Though many of those results came in smaller races, Wiebes showed her potential with a.o. fourth in Brugge-De Panne, ninth at the European Championships, and two stage podiums in the Boels Ladies Tour.

Embed from Getty Imageswindow.gie=window.gie||function(c){(gie.q=gie.q||[]).push(c)};gie(function(){gie.widgets.load({id:’smj_CjNIR8RvBUY9DklnhA’,sig:’ptimVK5gpqtCwXSqVUN78yyWDcIyIU-GrA2pQoiVleg=’,w:’594px’,h:’396px’,items:’1026119590′,caption: false ,tld:’co.uk’,is360: false })});//embed-cdn.gettyimages.com/widgets.js

With a strengthened roster, her Parkhotel Valkenburg team is now ranked within the top-15 teams and automatically invited to all WWT races, meaning that 19-year-old Wiebes gets an even bigger stage to show her talent.

Two years older than Wiebes, Sofia Bertizzolo’s name is more established already. In three years with the Astana Women’s Team, her performance progressed well with results in both classics and stage races.

In 2018, she took the lead in the Women’s WorldTour U23 ranking at the second race, the Ronde van Drenthe, and held on to the light blue leader’s jersey all the way to the end of the season.

Embed from Getty Imageswindow.gie=window.gie||function(c){(gie.q=gie.q||[]).push(c)};gie(function(){gie.widgets.load({id:’S8tuvfUHQFdiv2jtjvr2Zg’,sig:’RNfrtY7lwh8D4aafEzpML-xFwttnGg-ry0ncsFPGEYY=’,w:’594px’,h:’395px’,items:’997144128′,caption: false ,tld:’co.uk’,is360: false })});//embed-cdn.gettyimages.com/widgets.js

She also came close to her first pro victory with a second place in the Italian Championships and finished a creditable 21st in the Giro Rosa where she also was the best U23 rider.

Having moved across to Danish Team Virtu Cycling for 2019, Bertizzolo will now have to make the next step in order to mount a challenge for victory in the biggest races.

Susanne Andersen was touted as a big talent at a young age, finishing fifth in the Richmond Junior World Championships in her first junior year.

Embed from Getty Imageswindow.gie=window.gie||function(c){(gie.q=gie.q||[]).push(c)};gie(function(){gie.widgets.load({id:’y4V8dL9ETrRBHkWTh6Abog’,sig:’DqYnGk4dZkF7Usp0Qep_x1ElwZN3_ohX_yHL7gtfUOo=’,w:’594px’,h:’396px’,items:’1019341272′,caption: false ,tld:’co.uk’,is360: false })});//embed-cdn.gettyimages.com/widgets.js

This led to a three-year contract with the Hitec Products team. The Norwegian has shown what she is capable of with a third place in the Doha Junior Worlds, seventh in the elite race in Bergen the following year and 15th in the 2018 Ronde van Vlaanderen, but still lacks some overall consistency.

She has been signed by Team Sunweb for 2019, a team with an excellent record of developing young riders.

In her junior years, Letizia Paternoster won numerous Italian, European, and World titles both on the track and the road. She even became team pursuit World Champion while still a junior rider.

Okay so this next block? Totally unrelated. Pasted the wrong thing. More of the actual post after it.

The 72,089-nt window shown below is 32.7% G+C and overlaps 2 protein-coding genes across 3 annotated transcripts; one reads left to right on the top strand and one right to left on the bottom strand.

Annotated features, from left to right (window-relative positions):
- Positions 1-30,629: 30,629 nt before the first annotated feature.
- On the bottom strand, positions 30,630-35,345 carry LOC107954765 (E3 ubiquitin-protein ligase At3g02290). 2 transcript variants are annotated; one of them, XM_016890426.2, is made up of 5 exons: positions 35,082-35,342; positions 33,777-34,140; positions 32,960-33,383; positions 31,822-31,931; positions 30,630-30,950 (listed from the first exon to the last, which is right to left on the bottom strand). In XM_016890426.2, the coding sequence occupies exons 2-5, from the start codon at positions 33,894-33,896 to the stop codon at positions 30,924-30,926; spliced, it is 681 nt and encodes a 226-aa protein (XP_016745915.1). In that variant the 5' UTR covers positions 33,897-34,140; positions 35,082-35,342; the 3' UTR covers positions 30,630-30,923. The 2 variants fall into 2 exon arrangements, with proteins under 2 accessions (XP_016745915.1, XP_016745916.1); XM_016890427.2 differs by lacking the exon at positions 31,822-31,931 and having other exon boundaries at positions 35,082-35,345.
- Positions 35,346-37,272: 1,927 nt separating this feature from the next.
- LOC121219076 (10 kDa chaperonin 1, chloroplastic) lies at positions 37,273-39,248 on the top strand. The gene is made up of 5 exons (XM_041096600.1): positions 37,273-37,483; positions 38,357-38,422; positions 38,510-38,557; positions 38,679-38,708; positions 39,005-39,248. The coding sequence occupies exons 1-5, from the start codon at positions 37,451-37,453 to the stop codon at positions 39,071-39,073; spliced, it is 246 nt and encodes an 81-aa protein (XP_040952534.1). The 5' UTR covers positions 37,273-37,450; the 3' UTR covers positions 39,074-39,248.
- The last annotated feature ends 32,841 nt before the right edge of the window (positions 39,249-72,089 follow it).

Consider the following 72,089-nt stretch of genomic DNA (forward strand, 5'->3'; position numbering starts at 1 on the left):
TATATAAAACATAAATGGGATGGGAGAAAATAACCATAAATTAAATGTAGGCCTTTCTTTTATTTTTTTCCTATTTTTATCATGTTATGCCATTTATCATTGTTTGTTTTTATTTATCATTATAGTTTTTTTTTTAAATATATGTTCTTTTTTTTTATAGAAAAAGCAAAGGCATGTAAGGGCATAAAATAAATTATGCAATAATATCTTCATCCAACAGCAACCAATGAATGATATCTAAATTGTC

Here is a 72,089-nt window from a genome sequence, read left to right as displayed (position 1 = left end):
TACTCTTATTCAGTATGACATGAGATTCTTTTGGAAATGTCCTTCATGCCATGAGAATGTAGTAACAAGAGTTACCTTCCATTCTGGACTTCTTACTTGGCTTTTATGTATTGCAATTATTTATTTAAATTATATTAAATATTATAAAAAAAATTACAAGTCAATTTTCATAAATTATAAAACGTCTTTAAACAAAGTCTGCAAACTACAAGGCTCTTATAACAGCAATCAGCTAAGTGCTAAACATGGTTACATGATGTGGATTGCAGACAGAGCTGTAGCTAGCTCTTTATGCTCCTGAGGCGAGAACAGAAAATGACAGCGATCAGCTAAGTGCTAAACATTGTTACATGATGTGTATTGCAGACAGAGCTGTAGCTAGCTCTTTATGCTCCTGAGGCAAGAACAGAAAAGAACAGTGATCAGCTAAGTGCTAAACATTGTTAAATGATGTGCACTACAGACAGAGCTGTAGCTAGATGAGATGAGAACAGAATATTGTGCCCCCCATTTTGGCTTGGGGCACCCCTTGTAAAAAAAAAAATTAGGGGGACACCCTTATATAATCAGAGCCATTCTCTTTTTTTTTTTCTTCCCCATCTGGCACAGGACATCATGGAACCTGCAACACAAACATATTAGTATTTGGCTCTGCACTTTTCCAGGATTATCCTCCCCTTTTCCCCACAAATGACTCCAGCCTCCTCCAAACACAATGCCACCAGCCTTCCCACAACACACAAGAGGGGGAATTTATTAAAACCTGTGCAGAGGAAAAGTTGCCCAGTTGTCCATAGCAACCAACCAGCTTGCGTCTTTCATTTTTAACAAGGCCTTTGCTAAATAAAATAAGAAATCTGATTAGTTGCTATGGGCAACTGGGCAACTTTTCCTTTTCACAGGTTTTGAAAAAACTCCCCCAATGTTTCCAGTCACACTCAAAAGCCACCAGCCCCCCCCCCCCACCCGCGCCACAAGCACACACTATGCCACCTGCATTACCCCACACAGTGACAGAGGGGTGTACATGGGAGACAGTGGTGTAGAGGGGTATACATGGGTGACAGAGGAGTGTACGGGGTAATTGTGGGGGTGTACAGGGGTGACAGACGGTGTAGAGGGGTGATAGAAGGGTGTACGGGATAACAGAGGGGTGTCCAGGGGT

In 2018, she won a total of four medals at the track World and European Championships.

Embed from Getty Imageswindow.gie=window.gie||function(c){(gie.q=gie.q||[]).push(c)};gie(function(){gie.widgets.load({id:’41eIvLZ5QFVcTPwy3P5bKg’,sig:’VHqOp8HGVut8wN2cyhESn4vtZNVH9RBQ2RxaE694JEE=’,w:’594px’,h:’396px’,items:’1080631546′,caption: false ,tld:’co.uk’,is360: false })});//embed-cdn.gettyimages.com/widgets.js

Racing for the Astana Women’s Team, she confirmed her sprinting prowess with wins at the GP Liberazione and Festival Elsy Jacobs and bronze in the U23 European Championships road race.

Paternoster hit the ground running in 2019 as she won stage 1 of the Tour Down Under, the first race for her new team Trek-Segafredo.

At 26, Erica Magnaldi is a bit older than the other up-and-coming talents we present. There is a very good reason why the Italian came to road racing late: competing in cross-country skiing in her youth, Magnaldi then turned to studying medicine and racing Gran Fondos.

Embed from Getty Imageswindow.gie=window.gie||function(c){(gie.q=gie.q||[]).push(c)};gie(function(){gie.widgets.load({id:’82ipsqOwSuNhlfFzVPNKsA’,sig:’aJ3h3OS4rv2XsBAup70-sgRYMzXx5Dqy7kE5sq1jcPo=’,w:’594px’,h:’396px’,items:’997032608′,caption: true ,tld:’co.uk’,is360: false })});//embed-cdn.gettyimages.com/widgets.js

In September 2017, she raced the Tour de l’Ardèche to try out road racing– and finished 16th overall. She signed for the small Italian team BePink for 2018 and accumulated a string of excellent results including 13th overall in the Giro Rosa, 10th at La Course and a stage win in the Tour de l’Ardèche.

Having defended her doctoral thesis in October and signed for the strengthened WNT Rotor Pro Cycling Team, Magnaldi will focus solely on cycling in 2019.

Main image courtesy of The Lotto Thüringen Ladies Tour with thanks.

Leave a Reply

Fill in your details below or click an icon to log in:

WordPress.com Logo

You are commenting using your WordPress.com account. Log Out /  Change )

Google photo

You are commenting using your Google account. Log Out /  Change )

Twitter picture

You are commenting using your Twitter account. Log Out /  Change )

Facebook photo

You are commenting using your Facebook account. Log Out /  Change )

Connecting to %s

%d bloggers like this:
search previous next tag category expand menu location phone mail time cart zoom edit close